To learn how early peoples arrived in the Americans and how they survived once the Ice Age ended.
Chapter 1, Section 1: Early Peoples
The first Americans arrived thousands of years ago. Archaeologists have used artifacts to create a theory about how these early peoples arrived in North America.
Before listening to this lesson and taking notes, make sure you have read p. 16-19. The notes revealed in this video should be written in your spiral notebook. Each new section should be given a new page. This will help you better organize the information.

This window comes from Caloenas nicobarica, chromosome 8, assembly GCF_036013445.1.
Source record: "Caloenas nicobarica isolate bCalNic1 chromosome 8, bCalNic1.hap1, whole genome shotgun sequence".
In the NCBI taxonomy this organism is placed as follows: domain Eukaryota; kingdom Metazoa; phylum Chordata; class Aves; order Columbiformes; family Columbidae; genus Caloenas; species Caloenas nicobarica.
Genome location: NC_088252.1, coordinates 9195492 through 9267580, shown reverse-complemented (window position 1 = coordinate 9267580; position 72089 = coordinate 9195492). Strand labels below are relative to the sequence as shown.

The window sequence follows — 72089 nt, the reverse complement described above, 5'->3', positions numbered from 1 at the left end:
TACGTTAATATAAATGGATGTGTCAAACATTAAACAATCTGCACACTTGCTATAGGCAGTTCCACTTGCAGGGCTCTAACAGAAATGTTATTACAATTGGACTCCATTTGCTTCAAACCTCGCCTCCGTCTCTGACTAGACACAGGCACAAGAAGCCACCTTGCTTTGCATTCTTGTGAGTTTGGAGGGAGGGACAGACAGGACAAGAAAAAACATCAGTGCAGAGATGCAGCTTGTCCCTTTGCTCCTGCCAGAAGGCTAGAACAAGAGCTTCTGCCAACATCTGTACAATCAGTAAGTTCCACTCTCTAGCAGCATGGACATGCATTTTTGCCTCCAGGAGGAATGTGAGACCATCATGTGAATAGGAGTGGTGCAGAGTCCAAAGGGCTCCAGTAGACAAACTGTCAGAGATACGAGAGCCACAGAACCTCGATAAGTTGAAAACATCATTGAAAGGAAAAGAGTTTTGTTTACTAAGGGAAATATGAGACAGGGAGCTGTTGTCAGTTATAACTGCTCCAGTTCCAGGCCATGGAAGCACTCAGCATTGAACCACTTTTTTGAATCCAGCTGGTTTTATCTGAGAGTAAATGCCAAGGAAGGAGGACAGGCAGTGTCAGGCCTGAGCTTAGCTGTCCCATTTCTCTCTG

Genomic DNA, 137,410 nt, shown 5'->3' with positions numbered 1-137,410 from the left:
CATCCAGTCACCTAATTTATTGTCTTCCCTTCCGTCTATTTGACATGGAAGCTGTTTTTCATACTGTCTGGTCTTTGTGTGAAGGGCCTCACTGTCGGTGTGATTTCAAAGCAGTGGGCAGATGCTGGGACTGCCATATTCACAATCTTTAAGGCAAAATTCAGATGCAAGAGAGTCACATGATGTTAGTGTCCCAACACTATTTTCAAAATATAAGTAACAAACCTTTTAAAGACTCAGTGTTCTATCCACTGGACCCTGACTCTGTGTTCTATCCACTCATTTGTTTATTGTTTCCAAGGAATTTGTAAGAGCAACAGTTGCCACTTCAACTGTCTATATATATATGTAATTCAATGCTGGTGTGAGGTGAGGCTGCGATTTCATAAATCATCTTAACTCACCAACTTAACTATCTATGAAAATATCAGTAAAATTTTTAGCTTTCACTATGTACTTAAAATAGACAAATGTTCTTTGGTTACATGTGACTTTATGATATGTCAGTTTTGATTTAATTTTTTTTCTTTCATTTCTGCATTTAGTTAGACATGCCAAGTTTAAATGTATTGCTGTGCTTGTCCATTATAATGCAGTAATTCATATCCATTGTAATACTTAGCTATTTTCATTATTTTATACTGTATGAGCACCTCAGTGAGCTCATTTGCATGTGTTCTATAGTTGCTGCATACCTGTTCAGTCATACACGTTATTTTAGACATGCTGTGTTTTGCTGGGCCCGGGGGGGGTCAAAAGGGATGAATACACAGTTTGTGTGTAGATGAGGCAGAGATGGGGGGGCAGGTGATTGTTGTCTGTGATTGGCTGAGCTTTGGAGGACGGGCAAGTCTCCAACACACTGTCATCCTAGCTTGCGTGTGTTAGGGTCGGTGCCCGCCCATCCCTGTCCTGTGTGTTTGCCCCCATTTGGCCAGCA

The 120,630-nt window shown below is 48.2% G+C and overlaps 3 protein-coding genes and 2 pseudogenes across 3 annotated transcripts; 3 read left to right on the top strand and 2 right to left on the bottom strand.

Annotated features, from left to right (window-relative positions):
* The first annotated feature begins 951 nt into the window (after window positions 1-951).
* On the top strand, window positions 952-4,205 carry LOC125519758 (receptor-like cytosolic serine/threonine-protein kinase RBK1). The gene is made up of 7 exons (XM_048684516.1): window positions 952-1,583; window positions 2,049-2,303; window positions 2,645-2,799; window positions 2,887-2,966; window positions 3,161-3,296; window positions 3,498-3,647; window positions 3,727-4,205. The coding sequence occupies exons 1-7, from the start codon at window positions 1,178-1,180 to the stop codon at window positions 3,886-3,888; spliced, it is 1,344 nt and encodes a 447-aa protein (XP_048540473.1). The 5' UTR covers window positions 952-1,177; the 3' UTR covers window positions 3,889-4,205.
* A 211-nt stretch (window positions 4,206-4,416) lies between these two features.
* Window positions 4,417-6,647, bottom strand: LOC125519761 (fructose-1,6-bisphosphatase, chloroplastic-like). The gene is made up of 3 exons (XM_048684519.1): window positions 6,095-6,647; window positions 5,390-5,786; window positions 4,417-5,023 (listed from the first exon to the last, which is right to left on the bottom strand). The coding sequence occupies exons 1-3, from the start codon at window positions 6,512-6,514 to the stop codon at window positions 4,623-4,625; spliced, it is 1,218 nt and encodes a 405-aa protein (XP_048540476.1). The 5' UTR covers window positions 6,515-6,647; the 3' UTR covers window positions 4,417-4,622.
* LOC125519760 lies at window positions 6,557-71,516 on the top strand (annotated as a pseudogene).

One widely accepted theory is that many of the early peoples traveled across a land bridge called Beringia during the last Ice Age. During this time the Earth was experiencing very cold temperatures. Large glaciers and ice sheets covered large portions of the earth. Because of this, the sea levels dropped. This exposed the stip of land between Asia and North America. In fact it is believed that the land bridge extended from Siberia to Alaska. It is believed that nomadic hunters were following woolly mammoths, mastadons, and saber-toothed tigers and crossed Beringia. They continued following the herds of animals until the earth began to warm. As the glaciers melted, the oceans rose and Beringia was once again covered up by the Bering Strait. Soon the large game animals began dying off and the early peoples had to discovered new ways to feed their people. They continued hunting, but they were much smaller animals such as deer, birds, and rodents. Berries and grains were still a vital part of their diet too. It wasn’t until a group of people living in Mexico about 9,000 years ago did they discover that they could plant and harvest maize, an early form of corn. With the success of growing maize, the Native Americans began experimenting with other seeds, such as, pumpkins, beans, and squash. With enough food to feed the tribe, the population began to steadily rise. Farming allowed people to spend time on other activities and develop ways to improve their lives. This eventually allowed communities to establish a unique culture.